Israeli newspapers on Sunday were thick with innuendo, the front pages of the three largest dailies dominated by variations on the headline "Mysterious Explosion in Iranian Missile Base."
Turn the page, and the mystery is answered with a wink. "Who is Responsible for Attacks on the Iranian Army?" asks Ma'ariv, and the paper lists without further comment a half-dozen other violent setbacks to Iran's nuclear and military nexus. For Israeli readers, the coy implication is that their own government was behind Saturday's massive blast just outside Tehran.
It is an assumption a Western intelligence source insists is correct: The Mossad — the Israeli agency charged with covert operations — did it. "Don't believe the Iranians that it was an accident," the official tells TIME, adding that other sabotage is being planned to impede the Iranian ability to develop and deliver a nuclear weapon. "There are more bullets in the magazine," the official says.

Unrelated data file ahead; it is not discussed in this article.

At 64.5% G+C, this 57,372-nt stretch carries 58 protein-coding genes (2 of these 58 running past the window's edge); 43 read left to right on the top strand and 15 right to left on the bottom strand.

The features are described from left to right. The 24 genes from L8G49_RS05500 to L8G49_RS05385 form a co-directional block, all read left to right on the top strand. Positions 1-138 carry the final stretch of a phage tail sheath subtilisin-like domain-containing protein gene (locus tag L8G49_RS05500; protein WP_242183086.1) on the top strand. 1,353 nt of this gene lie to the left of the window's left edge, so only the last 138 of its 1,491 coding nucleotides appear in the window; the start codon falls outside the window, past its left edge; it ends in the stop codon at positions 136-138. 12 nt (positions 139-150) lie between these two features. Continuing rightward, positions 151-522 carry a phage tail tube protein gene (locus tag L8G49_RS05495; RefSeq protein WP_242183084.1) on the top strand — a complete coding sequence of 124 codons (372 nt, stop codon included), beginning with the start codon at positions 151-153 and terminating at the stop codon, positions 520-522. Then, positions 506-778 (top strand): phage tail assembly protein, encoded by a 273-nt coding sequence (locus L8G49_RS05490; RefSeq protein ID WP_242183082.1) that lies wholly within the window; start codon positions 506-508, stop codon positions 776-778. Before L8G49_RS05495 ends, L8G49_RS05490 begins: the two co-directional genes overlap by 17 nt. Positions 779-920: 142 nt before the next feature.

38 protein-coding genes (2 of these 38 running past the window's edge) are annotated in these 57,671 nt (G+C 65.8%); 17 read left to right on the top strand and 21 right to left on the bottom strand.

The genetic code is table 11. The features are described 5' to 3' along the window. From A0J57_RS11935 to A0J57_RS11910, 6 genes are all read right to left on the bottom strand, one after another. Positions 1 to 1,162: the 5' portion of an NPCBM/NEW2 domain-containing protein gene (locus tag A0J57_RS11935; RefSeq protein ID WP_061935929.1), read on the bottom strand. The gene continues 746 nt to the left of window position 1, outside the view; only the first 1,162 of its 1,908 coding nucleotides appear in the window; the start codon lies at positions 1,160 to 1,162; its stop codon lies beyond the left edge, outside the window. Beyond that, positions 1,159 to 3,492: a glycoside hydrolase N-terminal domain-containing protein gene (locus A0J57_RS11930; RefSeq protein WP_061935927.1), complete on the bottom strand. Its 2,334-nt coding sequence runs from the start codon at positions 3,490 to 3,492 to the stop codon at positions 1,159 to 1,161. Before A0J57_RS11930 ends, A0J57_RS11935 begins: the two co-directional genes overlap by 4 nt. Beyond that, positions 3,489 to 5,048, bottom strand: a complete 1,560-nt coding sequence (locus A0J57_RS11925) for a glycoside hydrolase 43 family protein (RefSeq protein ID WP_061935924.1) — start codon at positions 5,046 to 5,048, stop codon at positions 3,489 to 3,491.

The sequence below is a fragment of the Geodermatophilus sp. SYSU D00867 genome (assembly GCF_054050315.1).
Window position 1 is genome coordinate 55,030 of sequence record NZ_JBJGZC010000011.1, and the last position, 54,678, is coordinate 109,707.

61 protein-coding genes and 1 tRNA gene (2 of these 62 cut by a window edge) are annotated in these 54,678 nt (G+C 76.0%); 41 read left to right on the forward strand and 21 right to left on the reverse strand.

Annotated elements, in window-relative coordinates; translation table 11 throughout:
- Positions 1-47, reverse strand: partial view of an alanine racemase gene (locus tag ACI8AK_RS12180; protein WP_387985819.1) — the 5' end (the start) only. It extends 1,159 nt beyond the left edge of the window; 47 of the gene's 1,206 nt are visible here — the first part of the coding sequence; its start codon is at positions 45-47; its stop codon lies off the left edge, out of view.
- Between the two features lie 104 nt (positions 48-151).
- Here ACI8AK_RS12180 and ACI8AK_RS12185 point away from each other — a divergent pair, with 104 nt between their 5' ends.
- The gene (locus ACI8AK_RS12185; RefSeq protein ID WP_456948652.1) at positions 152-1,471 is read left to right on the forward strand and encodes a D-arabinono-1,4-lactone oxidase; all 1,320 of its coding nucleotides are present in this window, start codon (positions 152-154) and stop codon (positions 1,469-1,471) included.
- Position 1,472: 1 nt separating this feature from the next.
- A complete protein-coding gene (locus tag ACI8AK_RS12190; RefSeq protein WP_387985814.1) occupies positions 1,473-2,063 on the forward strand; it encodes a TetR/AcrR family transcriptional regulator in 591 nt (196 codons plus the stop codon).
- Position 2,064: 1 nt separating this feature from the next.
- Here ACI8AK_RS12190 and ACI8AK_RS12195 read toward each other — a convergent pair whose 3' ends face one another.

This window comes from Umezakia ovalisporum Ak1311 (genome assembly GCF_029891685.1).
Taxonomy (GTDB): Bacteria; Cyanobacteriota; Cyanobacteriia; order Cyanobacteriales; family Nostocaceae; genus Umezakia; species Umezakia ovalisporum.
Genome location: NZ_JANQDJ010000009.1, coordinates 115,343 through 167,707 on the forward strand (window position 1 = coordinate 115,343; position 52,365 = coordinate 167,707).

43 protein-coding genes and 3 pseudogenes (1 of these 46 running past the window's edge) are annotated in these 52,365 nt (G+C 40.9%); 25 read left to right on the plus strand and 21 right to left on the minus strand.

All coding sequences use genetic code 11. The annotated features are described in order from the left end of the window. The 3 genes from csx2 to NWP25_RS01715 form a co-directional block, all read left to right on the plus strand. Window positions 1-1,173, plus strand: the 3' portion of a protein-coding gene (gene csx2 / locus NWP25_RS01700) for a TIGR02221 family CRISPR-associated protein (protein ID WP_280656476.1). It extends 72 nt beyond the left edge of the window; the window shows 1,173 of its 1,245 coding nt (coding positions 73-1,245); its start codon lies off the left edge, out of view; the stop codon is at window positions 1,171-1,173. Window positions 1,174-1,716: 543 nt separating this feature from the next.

The powerful blast or series of blasts — reports described an initial explosion followed by a much larger one — devastated a missile base in the gritty urban sprawl to the west of the Iranian capital. The base housed Shahab missiles, which, at their longest-range, can reach Israel. Last week's report from the International Atomic Energy Agency said Iran has experimented with removing the conventional warhead on the Shahab-3 and replacing it with one that would hold a nuclear device. Iran says the explosion was an accident that came while troops were transferring ammunition out of the depot "toward the appropriate site."